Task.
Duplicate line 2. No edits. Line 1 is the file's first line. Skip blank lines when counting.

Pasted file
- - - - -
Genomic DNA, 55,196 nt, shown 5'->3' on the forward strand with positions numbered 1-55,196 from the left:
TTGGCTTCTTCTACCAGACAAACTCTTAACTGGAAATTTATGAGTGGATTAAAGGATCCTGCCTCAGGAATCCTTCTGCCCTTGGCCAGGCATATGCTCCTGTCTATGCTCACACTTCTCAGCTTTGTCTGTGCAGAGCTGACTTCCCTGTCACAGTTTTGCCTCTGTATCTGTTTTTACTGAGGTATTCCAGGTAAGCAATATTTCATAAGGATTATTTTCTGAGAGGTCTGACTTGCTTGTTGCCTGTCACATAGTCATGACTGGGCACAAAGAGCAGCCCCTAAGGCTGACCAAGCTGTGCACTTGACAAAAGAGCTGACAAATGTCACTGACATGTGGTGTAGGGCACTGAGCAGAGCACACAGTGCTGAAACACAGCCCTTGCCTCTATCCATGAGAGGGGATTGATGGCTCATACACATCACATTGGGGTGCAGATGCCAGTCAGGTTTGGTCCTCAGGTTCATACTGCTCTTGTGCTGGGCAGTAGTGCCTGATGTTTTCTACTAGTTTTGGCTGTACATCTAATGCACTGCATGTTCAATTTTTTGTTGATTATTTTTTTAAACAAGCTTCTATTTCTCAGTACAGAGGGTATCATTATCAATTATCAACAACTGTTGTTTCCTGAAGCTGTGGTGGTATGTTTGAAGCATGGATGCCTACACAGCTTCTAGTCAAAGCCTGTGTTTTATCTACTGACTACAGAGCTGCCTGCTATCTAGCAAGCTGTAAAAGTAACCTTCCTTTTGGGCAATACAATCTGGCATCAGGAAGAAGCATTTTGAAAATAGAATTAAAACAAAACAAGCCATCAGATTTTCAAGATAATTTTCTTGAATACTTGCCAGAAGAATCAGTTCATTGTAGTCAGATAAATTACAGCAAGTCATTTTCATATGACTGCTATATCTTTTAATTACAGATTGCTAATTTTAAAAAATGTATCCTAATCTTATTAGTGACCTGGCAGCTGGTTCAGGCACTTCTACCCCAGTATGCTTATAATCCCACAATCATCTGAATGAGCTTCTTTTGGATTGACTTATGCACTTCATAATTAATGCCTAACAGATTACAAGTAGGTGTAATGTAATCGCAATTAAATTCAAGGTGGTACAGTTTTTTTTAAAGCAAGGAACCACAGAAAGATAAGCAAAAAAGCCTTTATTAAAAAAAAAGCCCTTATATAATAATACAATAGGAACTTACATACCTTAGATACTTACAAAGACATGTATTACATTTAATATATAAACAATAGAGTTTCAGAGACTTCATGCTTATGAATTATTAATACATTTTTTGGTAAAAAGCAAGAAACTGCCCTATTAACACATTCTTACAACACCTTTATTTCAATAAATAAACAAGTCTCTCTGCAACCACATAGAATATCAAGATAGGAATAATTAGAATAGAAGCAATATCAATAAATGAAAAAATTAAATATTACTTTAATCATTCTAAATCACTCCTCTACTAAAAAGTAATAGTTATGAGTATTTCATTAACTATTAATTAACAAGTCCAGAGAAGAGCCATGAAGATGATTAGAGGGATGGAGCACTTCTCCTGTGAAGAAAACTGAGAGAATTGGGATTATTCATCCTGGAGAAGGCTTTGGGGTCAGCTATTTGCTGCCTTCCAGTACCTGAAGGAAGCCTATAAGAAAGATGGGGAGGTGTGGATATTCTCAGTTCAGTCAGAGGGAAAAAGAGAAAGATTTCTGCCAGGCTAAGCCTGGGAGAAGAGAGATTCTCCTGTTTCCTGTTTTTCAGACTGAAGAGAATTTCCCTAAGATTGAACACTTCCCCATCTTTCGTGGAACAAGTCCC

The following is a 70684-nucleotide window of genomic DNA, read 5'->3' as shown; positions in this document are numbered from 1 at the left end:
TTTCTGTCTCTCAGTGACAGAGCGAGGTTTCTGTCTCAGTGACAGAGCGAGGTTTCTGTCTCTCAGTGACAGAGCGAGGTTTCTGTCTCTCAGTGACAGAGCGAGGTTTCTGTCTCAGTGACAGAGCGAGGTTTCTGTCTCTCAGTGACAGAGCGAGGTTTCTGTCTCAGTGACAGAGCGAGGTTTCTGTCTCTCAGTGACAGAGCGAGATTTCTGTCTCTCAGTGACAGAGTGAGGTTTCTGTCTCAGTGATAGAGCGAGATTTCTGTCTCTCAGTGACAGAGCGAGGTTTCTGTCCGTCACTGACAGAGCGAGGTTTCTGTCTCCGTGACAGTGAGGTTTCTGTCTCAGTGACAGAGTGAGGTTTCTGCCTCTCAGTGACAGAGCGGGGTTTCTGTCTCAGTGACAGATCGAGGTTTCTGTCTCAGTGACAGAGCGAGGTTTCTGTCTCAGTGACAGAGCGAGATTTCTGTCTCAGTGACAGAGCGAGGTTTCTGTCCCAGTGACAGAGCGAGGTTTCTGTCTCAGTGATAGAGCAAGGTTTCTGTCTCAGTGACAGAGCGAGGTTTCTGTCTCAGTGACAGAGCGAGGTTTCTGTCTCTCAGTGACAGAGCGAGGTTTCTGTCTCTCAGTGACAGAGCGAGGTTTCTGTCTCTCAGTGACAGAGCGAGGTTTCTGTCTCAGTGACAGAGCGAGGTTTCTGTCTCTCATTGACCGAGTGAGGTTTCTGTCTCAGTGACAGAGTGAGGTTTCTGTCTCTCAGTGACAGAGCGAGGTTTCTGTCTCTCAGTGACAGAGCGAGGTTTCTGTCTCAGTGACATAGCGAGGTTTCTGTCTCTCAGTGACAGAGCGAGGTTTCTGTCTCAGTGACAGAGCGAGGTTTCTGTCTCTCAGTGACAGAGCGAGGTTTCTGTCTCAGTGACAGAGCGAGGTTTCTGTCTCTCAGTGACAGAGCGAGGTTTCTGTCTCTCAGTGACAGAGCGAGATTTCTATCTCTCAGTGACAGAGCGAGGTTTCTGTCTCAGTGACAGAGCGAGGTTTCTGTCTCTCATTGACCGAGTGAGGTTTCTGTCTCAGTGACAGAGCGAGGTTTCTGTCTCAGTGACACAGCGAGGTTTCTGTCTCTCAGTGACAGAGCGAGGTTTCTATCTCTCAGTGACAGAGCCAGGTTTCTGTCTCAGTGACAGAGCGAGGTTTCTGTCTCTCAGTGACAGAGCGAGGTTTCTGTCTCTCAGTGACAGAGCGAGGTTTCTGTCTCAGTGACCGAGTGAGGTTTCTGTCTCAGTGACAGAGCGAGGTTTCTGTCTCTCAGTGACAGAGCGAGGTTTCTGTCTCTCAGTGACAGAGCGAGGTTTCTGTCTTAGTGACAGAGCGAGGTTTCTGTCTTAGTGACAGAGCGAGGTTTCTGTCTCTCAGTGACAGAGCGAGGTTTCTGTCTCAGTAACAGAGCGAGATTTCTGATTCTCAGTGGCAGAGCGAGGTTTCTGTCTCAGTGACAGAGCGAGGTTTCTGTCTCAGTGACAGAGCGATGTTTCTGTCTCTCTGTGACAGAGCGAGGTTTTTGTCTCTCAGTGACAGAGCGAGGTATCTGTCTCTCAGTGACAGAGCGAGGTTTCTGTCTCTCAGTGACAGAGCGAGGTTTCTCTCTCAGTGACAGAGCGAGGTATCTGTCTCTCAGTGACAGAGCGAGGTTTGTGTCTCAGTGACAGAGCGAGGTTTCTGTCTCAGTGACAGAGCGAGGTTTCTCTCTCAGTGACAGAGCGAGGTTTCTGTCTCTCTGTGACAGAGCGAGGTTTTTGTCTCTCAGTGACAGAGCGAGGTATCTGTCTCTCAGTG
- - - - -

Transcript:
TTGGCTTCTTCTACCAGACAAACTCTTAACTGGAAATTTATGAGTGGATTAAAGGATCCTGCCTCAGGAATCCTTCTGCCCTTGGCCAGGCATATGCTCCTGTCTATGCTCACACTTCTCAGCTTTGTCTGTGCAGAGCTGACTTCCCTGTCACAGTTTTGCCTCTGTATCTGTTTTTACTGAGGTATTCCAGGTAAGCAATATTTCATAAGGATTATTTTCTGAGAGGTCTGACTTGCTTGTTGCCTGTCACATAGTCATGACTGGGCACAAAGAGCAGCCCCTAAGGCTGACCAAGCTGTGCACTTGACAAAAGAGCTGACAAATGTCACTGACATGTGGTGTAGGGCACTGAGCAGAGCACACAGTGCTGAAACACAGCCCTTGCCTCTATCCATGAGAGGGGATTGATGGCTCATACACATCACATTGGGGTGCAGATGCCAGTCAGGTTTGGTCCTCAGGTTCATACTGCTCTTGTGCTGGGCAGTAGTGCCTGATGTTTTCTACTAGTTTTGGCTGTACATCTAATGCACTGCATGTTCAATTTTTTGTTGATTATTTTTTTAAACAAGCTTCTATTTCTCAGTACAGAGGGTATCATTATCAATTATCAACAACTGTTGTTTCCTGAAGCTGTGGTGGTATGTTTGAAGCATGGATGCCTACACAGCTTCTAGTCAAAGCCTGTGTTTTATCTACTGACTACAGAGCTGCCTGCTATCTAGCAAGCTGTAAAAGTAACCTTCCTTTTGGGCAATACAATCTGGCATCAGGAAGAAGCATTTTGAAAATAGAATTAAAACAAAACAAGCCATCAGATTTTCAAGATAATTTTCTTGAATACTTGCCAGAAGAATCAGTTCATTGTAGTCAGATAAATTACAGCAAGTCATTTTCATATGACTGCTATATCTTTTAATTACAGATTGCTAATTTTAAAAAATGTATCCTAATCTTATTAGTGACCTGGCAGCTGGTTCAGGCACTTCTACCCCAGTATGCTTATAATCCCACAATCATCTGAATGAGCTTCTTTTGGATTGACTTATGCACTTCATAATTAATGCCTAACAGATTACAAGTAGGTGTAATGTAATCGCAATTAAATTCAAGGTGGTACAGTTTTTTTTAAAGCAAGGAACCACAGAAAGATAAGCAAAAAAGCCTTTATTAAAAAAAAAGCCCTTATATAATAATACAATAGGAACTTACATACCTTAGATACTTACAAAGACATGTATTACATTTAATATATAAACAATAGAGTTTCAGAGACTTCATGCTTATGAATTATTAATACATTTTTTGGTAAAAAGCAAGAAACTGCCCTATTAACACATTCTTACAACACCTTTATTTCAATAAATAAACAAGTCTCTCTGCAACCACATAGAATATCAAGATAGGAATAATTAGAATAGAAGCAATATCAATAAATGAAAAAATTAAATATTACTTTAATCATTCTAAATCACTCCTCTACTAAAAAGTAATAGTTATGAGTATTTCATTAACTATTAATTAACAAGTCCAGAGAAGAGCCATGAAGATGATTAGAGGGATGGAGCACTTCTCCTGTGAAGAAAACTGAGAGAATTGGGATTATTCATCCTGGAGAAGGCTTTGGGGTCAGCTATTTGCTGCCTTCCAGTACCTGAAGGAAGCCTATAAGAAAGATGGGGAGGTGTGGATATTCTCAGTTCAGTCAGAGGGAAAAAGAGAAAGATTTCTGCCAGGCTAAGCCTGGGAGAAGAGAGATTCTCCTGTTTCCTGTTTTTCAGACTGAAGAGAATTTCCCTAAGATTGAACACTTCCCCATCTTTCGTGGAACAAGTCCC